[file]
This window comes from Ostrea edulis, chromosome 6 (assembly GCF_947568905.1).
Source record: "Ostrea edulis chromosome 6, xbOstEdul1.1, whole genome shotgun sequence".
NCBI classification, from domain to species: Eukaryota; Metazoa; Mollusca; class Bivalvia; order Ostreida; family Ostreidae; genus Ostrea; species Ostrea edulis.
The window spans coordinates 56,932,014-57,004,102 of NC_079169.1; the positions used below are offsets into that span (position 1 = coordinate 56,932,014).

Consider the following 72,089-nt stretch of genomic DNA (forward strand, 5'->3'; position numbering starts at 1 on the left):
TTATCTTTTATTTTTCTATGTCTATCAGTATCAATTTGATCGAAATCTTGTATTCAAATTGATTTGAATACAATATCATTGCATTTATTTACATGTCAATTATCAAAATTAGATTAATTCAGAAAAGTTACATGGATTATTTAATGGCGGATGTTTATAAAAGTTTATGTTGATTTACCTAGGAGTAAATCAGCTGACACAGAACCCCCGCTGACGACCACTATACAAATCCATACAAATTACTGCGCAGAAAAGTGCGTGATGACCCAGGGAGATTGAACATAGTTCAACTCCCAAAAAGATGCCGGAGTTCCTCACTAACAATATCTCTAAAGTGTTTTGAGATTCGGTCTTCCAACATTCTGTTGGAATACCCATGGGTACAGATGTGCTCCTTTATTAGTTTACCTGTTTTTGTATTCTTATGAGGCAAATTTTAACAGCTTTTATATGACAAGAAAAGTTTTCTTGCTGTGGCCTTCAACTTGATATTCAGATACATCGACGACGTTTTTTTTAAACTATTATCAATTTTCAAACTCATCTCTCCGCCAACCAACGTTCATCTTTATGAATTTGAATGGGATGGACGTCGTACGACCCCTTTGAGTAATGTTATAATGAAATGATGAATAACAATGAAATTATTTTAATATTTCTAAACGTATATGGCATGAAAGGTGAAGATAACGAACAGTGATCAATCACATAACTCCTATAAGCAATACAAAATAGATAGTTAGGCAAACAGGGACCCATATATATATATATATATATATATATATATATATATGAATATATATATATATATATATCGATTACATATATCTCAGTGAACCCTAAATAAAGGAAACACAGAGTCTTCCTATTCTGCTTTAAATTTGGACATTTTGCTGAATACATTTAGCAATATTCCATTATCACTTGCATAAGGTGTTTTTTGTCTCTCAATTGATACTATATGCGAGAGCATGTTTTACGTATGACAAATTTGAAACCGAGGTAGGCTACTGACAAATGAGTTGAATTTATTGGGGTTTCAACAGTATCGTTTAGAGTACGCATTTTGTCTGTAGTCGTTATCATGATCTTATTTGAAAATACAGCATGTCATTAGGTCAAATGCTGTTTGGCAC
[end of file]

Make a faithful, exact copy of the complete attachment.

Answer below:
This window comes from Ostrea edulis, chromosome 6 (assembly GCF_947568905.1).
Source record: "Ostrea edulis chromosome 6, xbOstEdul1.1, whole genome shotgun sequence".
NCBI classification, from domain to species: Eukaryota; Metazoa; Mollusca; class Bivalvia; order Ostreida; family Ostreidae; genus Ostrea; species Ostrea edulis.
The window spans coordinates 56,932,014-57,004,102 of NC_079169.1; the positions used below are offsets into that span (position 1 = coordinate 56,932,014).

Consider the following 72,089-nt stretch of genomic DNA (forward strand, 5'->3'; position numbering starts at 1 on the left):
TTATCTTTTATTTTTCTATGTCTATCAGTATCAATTTGATCGAAATCTTGTATTCAAATTGATTTGAATACAATATCATTGCATTTATTTACATGTCAATTATCAAAATTAGATTAATTCAGAAAAGTTACATGGATTATTTAATGGCGGATGTTTATAAAAGTTTATGTTGATTTACCTAGGAGTAAATCAGCTGACACAGAACCCCCGCTGACGACCACTATACAAATCCATACAAATTACTGCGCAGAAAAGTGCGTGATGACCCAGGGAGATTGAACATAGTTCAACTCCCAAAAAGATGCCGGAGTTCCTCACTAACAATATCTCTAAAGTGTTTTGAGATTCGGTCTTCCAACATTCTGTTGGAATACCCATGGGTACAGATGTGCTCCTTTATTAGTTTACCTGTTTTTGTATTCTTATGAGGCAAATTTTAACAGCTTTTATATGACAAGAAAAGTTTTCTTGCTGTGGCCTTCAACTTGATATTCAGATACATCGACGACGTTTTTTTTAAACTATTATCAATTTTCAAACTCATCTCTCCGCCAACCAACGTTCATCTTTATGAATTTGAATGGGATGGACGTCGTACGACCCCTTTGAGTAATGTTATAATGAAATGATGAATAACAATGAAATTATTTTAATATTTCTAAACGTATATGGCATGAAAGGTGAAGATAACGAACAGTGATCAATCACATAACTCCTATAAGCAATACAAAATAGATAGTTAGGCAAACAGGGACCCATATATATATATATATATATATATATATATATATATGAATATATATATATATATATATCGATTACATATATCTCAGTGAACCCTAAATAAAGGAAACACAGAGTCTTCCTATTCTGCTTTAAATTTGGACATTTTGCTGAATACATTTAGCAATATTCCATTATCACTTGCATAAGGTGTTTTTTGTCTCTCAATTGATACTATATGCGAGAGCATGTTTTACGTATGACAAATTTGAAACCGAGGTAGGCTACTGACAAATGAGTTGAATTTATTGGGGTTTCAACAGTATCGTTTAGAGTACGCATTTTGTCTGTAGTCGTTATCATGATCTTATTTGAAAATACAGCATGTCATTAGGTCAAATGCTGTTTGGCAC